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UPDATE: LOCAL VIRUS CASES NOW 4, 2 IN YUCCA VALLEY, 2 IN JOSHUA TREE

San Bernardino County confirmed another 19 cases of the novel coronavirus Saturday, April 4, giving the county 372 cases. The number of deaths remains 13.

The latest update shows 4 confirmed cases in the Morongo Basin, two in Yucca Valley and two in Joshua Tree. Yucaipa — where a nursing home had 51 patients and six staff test positive as of Thursday — now has 69 confirmed cases, the most in the county.

Fontana has the second-most confirmed cases of any city in San Bernardino County, with 35. Rancho Cucamonga has 26, and San Bernardino has 20.

Countywide, 8.8% of the tests are coming back positive, according to a dashboard set up by the county.


FREE FOOD AT WAY STATION FRIDAY

The Community Action Partnership of San Bernardino County will hold a distribution of free surplus federal food on Friday, April 10, from 10 a.m. to noon, at the Way Station. The Way Station is located at 61722 Commercial Street in downtown Joshua Tree.


NON-PROFITS ENCOURAGED TO APPLY FOR YUCCA VALLEY’S MEASURE Y FUNDS

Residents passed the half-cent Measure Y sales tax measure in 2016 so that the town of Yucca Valley would have more funds to distribute to non-profit organizations to enhance the quality of life in the town. Managing editor Tami Roleff says the town is accepting applications for Measure Y partnership funds…

Non-profit and service organizations are encouraged to apply for Measure Y partnership funds from the town of Yucca Valley. The funds must be used to improve the quality of life in Yucca Valley. The deadline to apply for the funds is 5 p.m. May 8. The Yucca Valley Town Council will make its final determination on who gets funds and how much at a public meeting in June. Application forms are available through a link at the town’s website, yucca-valley. Org. For more information, call Jordan Gumbish at 760-369-7207.

The total available funding for FY2020-21 from both the General Fund and Measure Y will be presented during the FY2020-2022 budget cycle as recommended by the Revenue Measure Oversight Commission and approved by Town Council in June 2020. Applications for funding must be submitted for consideration through the upcoming budget cycle and must be applied for by a public entity, service organization or other private non-profit organizations.  Final approval of the Partnership funding will be awarded by the Town Council at a public meeting.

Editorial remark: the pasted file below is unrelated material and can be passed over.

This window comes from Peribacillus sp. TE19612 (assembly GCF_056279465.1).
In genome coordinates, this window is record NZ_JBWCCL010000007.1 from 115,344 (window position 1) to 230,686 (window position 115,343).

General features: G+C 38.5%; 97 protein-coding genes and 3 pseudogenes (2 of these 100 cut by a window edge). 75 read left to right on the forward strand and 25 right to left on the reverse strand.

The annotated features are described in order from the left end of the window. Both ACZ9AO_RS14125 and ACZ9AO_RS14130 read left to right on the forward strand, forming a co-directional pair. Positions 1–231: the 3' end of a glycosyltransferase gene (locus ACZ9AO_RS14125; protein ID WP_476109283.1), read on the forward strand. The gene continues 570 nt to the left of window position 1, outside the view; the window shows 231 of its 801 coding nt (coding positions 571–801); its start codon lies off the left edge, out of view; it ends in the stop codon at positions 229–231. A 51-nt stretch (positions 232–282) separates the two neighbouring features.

Application deadline is Friday, May 8th at 5:00pm.  All applications must be returned to Town Hall at the address listed in the guidelines and instructions.  Application forms and instructions can be accessed on the Town’s website at http://www.yucca-valley.org or can be requested via e-mail by contacting Jordan Gumbish at jgumbish@yucca-valley.org.    For any questions, contact Jordan Gumbish, Finance and Accounting Supervisor by email or by calling 760-369-7207.


HIGHWAY MAINTENANCE IN YUCCA VALLEY THIS WEEK

The Town of Yucca Valley will be performing maintenance on the medians along Highway 62 in Old Town April 7 and 8. On Tuesday from 9 a.m. to 3 p.m., the number 1 lanes in both eastbound and westbound directions will be closed from Kickapoo Trail to Inca Trail. From 9 a.m. to 3 p.m. on Wednesday, the number 1 lanes in both eastbound and westbound directions will be closed from Inca Trail to Deer Trail.


AVOID THE KIDNAPPING SCAM

The San Bernardino County Sheriff’s Department is warning residents about a frightening scam in which the caller claims to have kidnapped a family member and is demanding a ransom. Managing editor Tami Roleff offers the following tips on how to avoid being taken by this kidnapping scam…